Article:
What’s Freud Got to Do With It? An Earlier Look at My Family History

What’s Freud Got to Do With It? An Earlier Look at My Family History

In this home stretch of the family history writing challenge, I’ve been thinking about a time when I dipped my toes into the dark sea of my parents’ past–and then retreated.

The Second Generation Revelation

It was the late 1970s. I was working on a doctorate at NYU and seeing a therapist, Mildred,* for anxiety and mild depression. I didn’t feel like I was getting a lot out of those sessions, but I slogged along, semi-convinced that a breakthrough would arrive any moment.

From the Museum Company. It has a wind-up music box that plays the song “Memories.” Oy.

It did, but from an unexpected source: An article in the New York Times about how survivors of the Holocaust passed their traumas on to the next generation.

I could practically hear the “ding, ding, ding” of recognition as I read the piece.

My mother’s overprotectiveness, the sense I got from her that I should keep a low profile, lest “they” find me. My father’s month-long silences, a way of punishing his children for minor infractions. Their secretiveness. 

Today, it’s widely accepted that past events have an effect not only on those who experience them, but also on their children; indeed, recent studies have shown that the trauma of the Holocaust is passed down through the genes.  At the time, strange as it seems, this notion came as a revelation to me.

I rushed into Mildred’s office the day of my next appointment, energized, excited. She was excited too—and not just by how the details of the Times piece fit my situation. By coincidence, the article’s author, Sally, had ties to a therapist colleague of Mildred’s. She thought Mildred would be a perfect fit to run a therapy group for second generation survivors.

Mildred agreed, and naturally asked me to join.

I hesitated. I’d always been allergic to group therapy; I figured that if I was paying good money, I wanted the undivided attention of a professional. Why should I sit around listening to a bunch of fellow neurotics and take what they said about me seriously? But these were peers who would understand my particular problems, a heretofore unrecognized cohort whose acquaintance I was eager to make. What did I have to lose?

Some of Our Group Get Pseudonymously Famous

A bit of self-confidence, as it transpired.

The experience was intense.

I’m not suggesting that our group members were more messed up than those of other therapy groups; I have no real basis for comparison. But we were a bunch of young, hyper-articulate Jews. We were also aware that anything we said might end up in a book by Sally, the author of the Times article that inspired the group–and who also joined it.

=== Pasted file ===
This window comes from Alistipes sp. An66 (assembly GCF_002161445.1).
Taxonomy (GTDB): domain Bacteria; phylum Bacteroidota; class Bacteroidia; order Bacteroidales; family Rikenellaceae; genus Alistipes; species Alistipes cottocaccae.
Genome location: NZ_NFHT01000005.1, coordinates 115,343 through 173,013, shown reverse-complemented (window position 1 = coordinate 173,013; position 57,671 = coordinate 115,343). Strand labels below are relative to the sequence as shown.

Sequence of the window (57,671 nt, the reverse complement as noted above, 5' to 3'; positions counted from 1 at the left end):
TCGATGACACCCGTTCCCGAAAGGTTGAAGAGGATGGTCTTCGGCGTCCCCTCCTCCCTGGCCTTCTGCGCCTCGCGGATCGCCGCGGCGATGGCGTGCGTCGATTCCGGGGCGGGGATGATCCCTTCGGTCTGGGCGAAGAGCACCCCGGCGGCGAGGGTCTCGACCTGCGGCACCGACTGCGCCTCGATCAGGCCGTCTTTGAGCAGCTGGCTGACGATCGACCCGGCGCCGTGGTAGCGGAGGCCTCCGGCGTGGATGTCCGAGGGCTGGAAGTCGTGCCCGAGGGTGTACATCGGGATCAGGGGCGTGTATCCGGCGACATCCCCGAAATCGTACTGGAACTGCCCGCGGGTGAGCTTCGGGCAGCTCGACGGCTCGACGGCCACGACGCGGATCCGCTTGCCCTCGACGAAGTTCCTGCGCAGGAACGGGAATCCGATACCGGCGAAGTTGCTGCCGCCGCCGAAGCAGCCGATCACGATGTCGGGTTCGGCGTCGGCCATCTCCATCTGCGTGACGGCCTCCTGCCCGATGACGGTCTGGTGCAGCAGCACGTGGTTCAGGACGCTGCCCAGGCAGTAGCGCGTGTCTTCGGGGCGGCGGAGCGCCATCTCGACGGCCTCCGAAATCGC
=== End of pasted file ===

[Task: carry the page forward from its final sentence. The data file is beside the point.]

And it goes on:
Sally wasn’t exactly a cuckoo in the nest; she was a second generation survivor and shared some of her own family stories. But she was playing a dual role of journalist, which doubtless changed the group dynamic. I imagine we were competing to be interesting, to show who’d suffered most. We’d agreed to her presence in advance and signed release forms, but several of us had buyer’s remorse when the book finally came out.

Count me among the remorseful.

My problem was not with what Sally included in her book, but what she left out: Anything related to my parents. Yes, there was a group member whose family had been on the S.S. St. Louis, the ship of Jewish refugees that was turned back from Cuba, and another who had joined up to fight in Vietnam because he didn’t want to be a victim like his grandparents who had died in Auschwitz. Objectively, their stories made better copy.

But they were not nearly as riveting to me as the story of my own family.  

Don’t Get Mad, Write Your Own Damn Story 

Author’s photo, after writing her own damned book(s)

So what did I do in response? I sulked, marinating in feelings of failure and righteous anger. Not only did I feel erased at the time, but I was convinced that I had failed my parents. I hadn’t made them interesting enough to earn them a speaking role in Sally’s Holocaust drama. 

I was furious with Sally for using our group for her own ends–and wildly envious of her success. I too wanted to be a writer. I just didn’t have the chutzpah to do anything about it. Until much later.

A Freudian Epilogue

My father was no longer alive by the time I joined the group, and I didn’t tell my mother that I was in therapy when I was going to individual sessions with Mildred; I didn’t want her to worry about me or get upset because I was “sharing family secrets with an outsider.” But when I joined the group, I wanted to get my mother to talk more about her past, and so confessed the source of my interest to her. Her response? “Oh, so now you’re going to blame all your problems on me?” 

In fact, the group had the opposite effect. Recognizing the hardships my parents had survived, I felt far more sympathy for them than I ever had before. I absolved them of their many perceived sins towards me; in the end, they had done their best.

I may have come away from the group feeling like an ineffective story teller, but I also left a better daughter.

*Not anyone’s real names. 


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